I waited until midnight, so the daily stats would be generated on Google, with Google data, then immediately put the site into read-only mode on Google and began the dump of data from Google. It was infuriatingly slow. It finally finished around 12:42 am, so about 40 minutes total, to produce a 21 MB sqlite database file. Finally, one little file with ALL my LaffQ data in it!

Here’s the script that converted the exported Google App Engine data to native Django objects in sqlite3:

I had already brought up the new site on Dreamhost, using two day old data, so it was just a matter of running the conversion tool, which read the Google sqlite database (which was essentially a BigTable dump, with one entity) and wrote out the Django sqlite database (which much more closely resembled the actual structure of data in my database). The new sqlite file was 8.7 MB. Compressed with bzip2, it was under 2 MB. That was the entirety of my web site data that took Google 40 minutes to export!!!

I copied it to Dreamhost in about five seconds, deployed it, restarted the Django app, and poked around a bit. Everything seemed to be in order and up to date, so I update DNS to point to the Dreamhost version of the web site, and waited for the change to propagate around the world (it’s funny to think about how LaffQ came up at different times for different people).

One thing I forgot is the Facebook integration required SSL. I didn’t have an SSL certificate (or a unique IP!) so I was flustered for a bit. I thought about how this used to work: it went to the domain, the Google domain that supports SSL for free (signed with a Google SSL certificate). Then I realized, I could just write a tiny Google App Engine app that proxied requests to by fetching content from These pages are very low traffic (since they don’t really do anything), and it worked! (I had problems serving CSS to Chrome, which were resolved by making sure the content-type header was set correctly).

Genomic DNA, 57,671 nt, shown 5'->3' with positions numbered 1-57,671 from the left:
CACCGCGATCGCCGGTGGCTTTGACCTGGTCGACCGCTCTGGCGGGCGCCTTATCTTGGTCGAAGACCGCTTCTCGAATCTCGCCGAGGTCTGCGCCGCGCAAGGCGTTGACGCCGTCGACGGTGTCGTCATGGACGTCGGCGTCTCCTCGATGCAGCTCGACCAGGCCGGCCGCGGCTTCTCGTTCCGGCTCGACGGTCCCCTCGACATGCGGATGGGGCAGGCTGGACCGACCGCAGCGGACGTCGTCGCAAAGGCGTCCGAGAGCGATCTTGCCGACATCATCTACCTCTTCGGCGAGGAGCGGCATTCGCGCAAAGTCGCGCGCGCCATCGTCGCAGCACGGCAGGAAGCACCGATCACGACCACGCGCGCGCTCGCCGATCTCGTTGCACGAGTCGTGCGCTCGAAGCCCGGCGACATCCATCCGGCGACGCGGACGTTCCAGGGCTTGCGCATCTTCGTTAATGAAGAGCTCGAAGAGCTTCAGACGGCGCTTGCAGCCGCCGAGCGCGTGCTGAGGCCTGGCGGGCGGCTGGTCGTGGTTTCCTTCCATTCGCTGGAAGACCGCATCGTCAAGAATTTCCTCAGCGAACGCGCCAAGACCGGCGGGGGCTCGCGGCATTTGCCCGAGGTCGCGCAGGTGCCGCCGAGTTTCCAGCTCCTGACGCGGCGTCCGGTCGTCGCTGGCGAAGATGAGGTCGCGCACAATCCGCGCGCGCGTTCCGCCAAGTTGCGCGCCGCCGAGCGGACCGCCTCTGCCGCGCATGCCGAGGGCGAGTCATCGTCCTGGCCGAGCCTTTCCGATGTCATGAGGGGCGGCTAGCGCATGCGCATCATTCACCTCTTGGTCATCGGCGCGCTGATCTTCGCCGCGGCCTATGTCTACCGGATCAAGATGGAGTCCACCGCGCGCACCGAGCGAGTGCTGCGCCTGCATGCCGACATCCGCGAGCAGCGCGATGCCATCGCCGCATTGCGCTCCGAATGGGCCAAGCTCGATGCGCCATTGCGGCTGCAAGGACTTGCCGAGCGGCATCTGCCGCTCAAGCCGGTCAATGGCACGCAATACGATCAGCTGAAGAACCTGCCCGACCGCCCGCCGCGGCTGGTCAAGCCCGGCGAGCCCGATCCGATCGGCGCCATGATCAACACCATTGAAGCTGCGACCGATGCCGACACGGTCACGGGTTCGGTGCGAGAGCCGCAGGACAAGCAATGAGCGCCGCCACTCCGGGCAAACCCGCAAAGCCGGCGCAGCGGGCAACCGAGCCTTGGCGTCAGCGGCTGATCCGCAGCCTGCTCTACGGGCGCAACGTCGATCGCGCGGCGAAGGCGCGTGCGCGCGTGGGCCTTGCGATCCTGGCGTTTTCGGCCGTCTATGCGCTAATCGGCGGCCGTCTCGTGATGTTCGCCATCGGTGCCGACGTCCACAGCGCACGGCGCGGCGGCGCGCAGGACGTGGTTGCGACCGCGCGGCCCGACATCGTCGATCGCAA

I’m kind of glad I didn’t remember this until it was deployed because I didn’t see the answer right away, and it might have made me not go through with it due to my tendency to know every move in advance.

All in all, the port went unbelievably well. The sqlite version is MUCH faster than Google even though memcache is no longer in the mix (I do use built-in Django caching in the same memory space as the Django app, although I’m pretty sure I could turn it off and it would still be very fast). It uses very little CPU on Dreamhost, and there are no annoyingly arbitrary quotas.

Since then, my work on LaffQ has accelerated beyond my wildest dreams. I didn’t realize just how much the Google App Engine restrictions were holding me back. Now I can back up my entire production database in just a few seconds. I can run a copy of production database locally, which gives me a much better feel for how changes will perform with production data, so I use production data in development all the time. This gives me a much better feeling about new features. Debugging is much easier. Deploying is as simple as a git push/git pull. I can look at logs. I can make tweaks in production. I can ssh to the production machine. I can diagnose problems in production. Pretty much everything about it is better. I’ve refactored, tweaked, optimized, added tests. It’s code I’m almost proud of now. (Almost.)

I saw on Hacker News the other day about how Google App Engine was down. I was happy it didn’t affect me.

4 thoughts on “Good-bye App Engine

  1. I panned and postponed GAE until now. I’m finally using GAE for the first time in a project and understand where you’re coming from. The one thing I’m coming back to though is that GAE scales — dreamhost won’t.

    Then again… chances are I’m not building an “overnight success”, so any scaling could probably be foreseen and could be planned.

    Seriously considering dumping GAE.

  2. Thanks for sharing your experience. I´ll think twice before continue on GAE with my django project. I’m considering the AWS since control and compatibility are important at this time.

  3. hi Richard,
    I’m sorry to disturb u,but I have a problem on the pycoinnet library .

    when I use to test on my own blockchain

    the function def block_processor(change_q, blockfetcher, state_dir, blockdir, depth):

    block = yield from asyncio.wait_for(future, timeout=None)
    write_block_to_disk(blockdir, block, block_index)
    update_last_processed_block(state_dir, block_index)

    I didn’t find any block files in my local files.I did assign the params which was needed.
    I got some blocks information in my console,but write_block_to_disk() didn’t excute.
    then I found the param “future” was in the status of pending.
    I want to ask when will the future change it’s status to done ?